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Japan, Mongolia to reach broad agreement on trade pact

TOKYO -- The Japanese and Mongolian governments are expected to agree on the rough outline of an economic partnership agreement when Prime Minister Shinzo Abe and President Tsakhiagiin Elbegdorj meet Tuesday.

     The two sides likely reached a consensus regarding taxes on used cars exported from Japan to Mongolia, among other issues. Each country is expected to eliminate more than 90% of existing tariffs on the other's goods.

     Negotiations began back in June 2012. The Mongolian delegation arrived in Japan on Friday to continue the talks. Japanese Vice Minister for Foreign Affairs Seiji Kihara met Monday with Mongolia's Ochirbat Chuluunbat, deputy minister for economic development.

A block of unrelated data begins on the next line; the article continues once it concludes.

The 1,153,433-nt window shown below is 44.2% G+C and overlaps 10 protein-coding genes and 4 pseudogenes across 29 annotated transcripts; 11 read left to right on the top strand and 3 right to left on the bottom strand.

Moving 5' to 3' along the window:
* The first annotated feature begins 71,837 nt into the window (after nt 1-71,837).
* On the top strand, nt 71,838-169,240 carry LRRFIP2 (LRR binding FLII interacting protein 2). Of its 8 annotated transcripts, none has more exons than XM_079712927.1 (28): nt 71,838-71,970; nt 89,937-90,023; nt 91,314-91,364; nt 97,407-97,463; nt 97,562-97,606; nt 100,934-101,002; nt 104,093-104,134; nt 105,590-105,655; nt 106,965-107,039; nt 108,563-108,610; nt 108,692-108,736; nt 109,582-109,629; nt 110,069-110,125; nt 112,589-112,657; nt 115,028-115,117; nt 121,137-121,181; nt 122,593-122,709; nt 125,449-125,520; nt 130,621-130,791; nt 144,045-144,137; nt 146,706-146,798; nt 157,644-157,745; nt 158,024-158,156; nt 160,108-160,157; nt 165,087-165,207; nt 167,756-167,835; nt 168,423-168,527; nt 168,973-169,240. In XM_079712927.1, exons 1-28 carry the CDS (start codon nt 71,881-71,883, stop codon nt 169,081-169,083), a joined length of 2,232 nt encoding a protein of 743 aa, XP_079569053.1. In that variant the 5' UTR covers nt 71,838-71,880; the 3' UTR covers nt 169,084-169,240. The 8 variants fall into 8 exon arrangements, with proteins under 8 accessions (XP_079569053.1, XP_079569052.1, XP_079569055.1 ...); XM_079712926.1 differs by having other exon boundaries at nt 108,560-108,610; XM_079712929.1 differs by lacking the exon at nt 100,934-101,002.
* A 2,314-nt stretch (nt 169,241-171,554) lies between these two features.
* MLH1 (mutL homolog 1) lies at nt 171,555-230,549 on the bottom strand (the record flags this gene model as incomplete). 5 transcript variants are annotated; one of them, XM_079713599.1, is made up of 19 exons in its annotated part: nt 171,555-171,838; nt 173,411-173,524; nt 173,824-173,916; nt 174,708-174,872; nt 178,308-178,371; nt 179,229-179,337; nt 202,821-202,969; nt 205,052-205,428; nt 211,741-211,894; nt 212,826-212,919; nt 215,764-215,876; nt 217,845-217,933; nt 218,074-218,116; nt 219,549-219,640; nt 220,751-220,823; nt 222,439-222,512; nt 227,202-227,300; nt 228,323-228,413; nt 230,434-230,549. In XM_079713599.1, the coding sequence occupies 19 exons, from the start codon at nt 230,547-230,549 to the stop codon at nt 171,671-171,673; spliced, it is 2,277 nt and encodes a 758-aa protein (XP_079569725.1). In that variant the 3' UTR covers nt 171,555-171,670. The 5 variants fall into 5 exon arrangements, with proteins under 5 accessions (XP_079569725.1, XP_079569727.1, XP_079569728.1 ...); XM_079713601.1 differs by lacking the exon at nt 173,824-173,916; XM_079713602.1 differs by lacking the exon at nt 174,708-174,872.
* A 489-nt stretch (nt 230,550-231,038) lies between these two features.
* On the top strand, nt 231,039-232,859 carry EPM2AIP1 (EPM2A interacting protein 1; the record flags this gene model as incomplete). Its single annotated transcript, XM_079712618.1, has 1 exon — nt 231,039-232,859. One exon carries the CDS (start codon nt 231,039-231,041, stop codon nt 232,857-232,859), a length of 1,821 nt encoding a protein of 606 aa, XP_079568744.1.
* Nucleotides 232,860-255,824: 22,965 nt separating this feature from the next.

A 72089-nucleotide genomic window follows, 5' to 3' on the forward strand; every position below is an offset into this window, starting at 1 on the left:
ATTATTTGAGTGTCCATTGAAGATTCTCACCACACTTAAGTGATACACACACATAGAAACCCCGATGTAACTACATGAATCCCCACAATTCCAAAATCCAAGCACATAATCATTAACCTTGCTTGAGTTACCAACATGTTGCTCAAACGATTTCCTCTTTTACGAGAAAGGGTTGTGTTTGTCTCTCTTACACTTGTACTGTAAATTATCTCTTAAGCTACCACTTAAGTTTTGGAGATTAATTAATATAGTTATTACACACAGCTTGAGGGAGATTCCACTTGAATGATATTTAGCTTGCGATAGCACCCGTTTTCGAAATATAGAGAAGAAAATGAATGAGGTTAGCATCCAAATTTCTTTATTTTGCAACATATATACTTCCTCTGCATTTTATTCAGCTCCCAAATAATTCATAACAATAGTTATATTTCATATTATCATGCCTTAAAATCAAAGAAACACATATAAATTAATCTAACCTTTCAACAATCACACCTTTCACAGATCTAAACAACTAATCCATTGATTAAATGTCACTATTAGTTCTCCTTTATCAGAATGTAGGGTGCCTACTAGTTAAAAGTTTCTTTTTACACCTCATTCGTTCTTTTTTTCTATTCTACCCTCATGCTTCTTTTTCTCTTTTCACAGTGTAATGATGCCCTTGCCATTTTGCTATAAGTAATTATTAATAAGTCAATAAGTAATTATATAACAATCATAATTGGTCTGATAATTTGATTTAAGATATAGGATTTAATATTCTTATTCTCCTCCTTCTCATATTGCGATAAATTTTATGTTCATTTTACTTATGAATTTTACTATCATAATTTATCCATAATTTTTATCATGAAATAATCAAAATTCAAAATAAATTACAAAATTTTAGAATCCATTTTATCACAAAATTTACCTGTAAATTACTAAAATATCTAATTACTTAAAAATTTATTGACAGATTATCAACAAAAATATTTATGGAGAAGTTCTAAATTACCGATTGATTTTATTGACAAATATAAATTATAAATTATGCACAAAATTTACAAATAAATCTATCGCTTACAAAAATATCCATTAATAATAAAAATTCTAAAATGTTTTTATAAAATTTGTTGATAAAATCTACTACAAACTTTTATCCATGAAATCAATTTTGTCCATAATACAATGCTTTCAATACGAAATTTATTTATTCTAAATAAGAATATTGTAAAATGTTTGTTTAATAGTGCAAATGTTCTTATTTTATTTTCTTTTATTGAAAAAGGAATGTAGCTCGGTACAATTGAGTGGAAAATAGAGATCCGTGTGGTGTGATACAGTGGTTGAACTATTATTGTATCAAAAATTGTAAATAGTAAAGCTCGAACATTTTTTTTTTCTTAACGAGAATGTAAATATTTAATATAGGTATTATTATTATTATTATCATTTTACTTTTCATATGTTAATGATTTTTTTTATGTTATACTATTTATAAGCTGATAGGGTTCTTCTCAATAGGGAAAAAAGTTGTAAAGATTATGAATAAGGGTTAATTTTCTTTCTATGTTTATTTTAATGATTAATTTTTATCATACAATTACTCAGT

This would mark Japan's 15th economic partnership agreement, coming on the heels of a pact with Australia signed July 8. Japanese exports to Mongolia, comprising used vehicles and other goods, amounted to some 29.3 billion yen ($286 million) in 2013. While Mongolia's gross domestic product ranks only 130th in the world at $11.5 billion, the country is rich in copper, rare-earth metals, and other resources that many Japanese companies are interested in developing.

     For Mongolia, the deal would be its first economic partnership agreement. The landlocked nation aims to reduce its economic dependence on neighboring China and Russia by strengthening ties with Japan.



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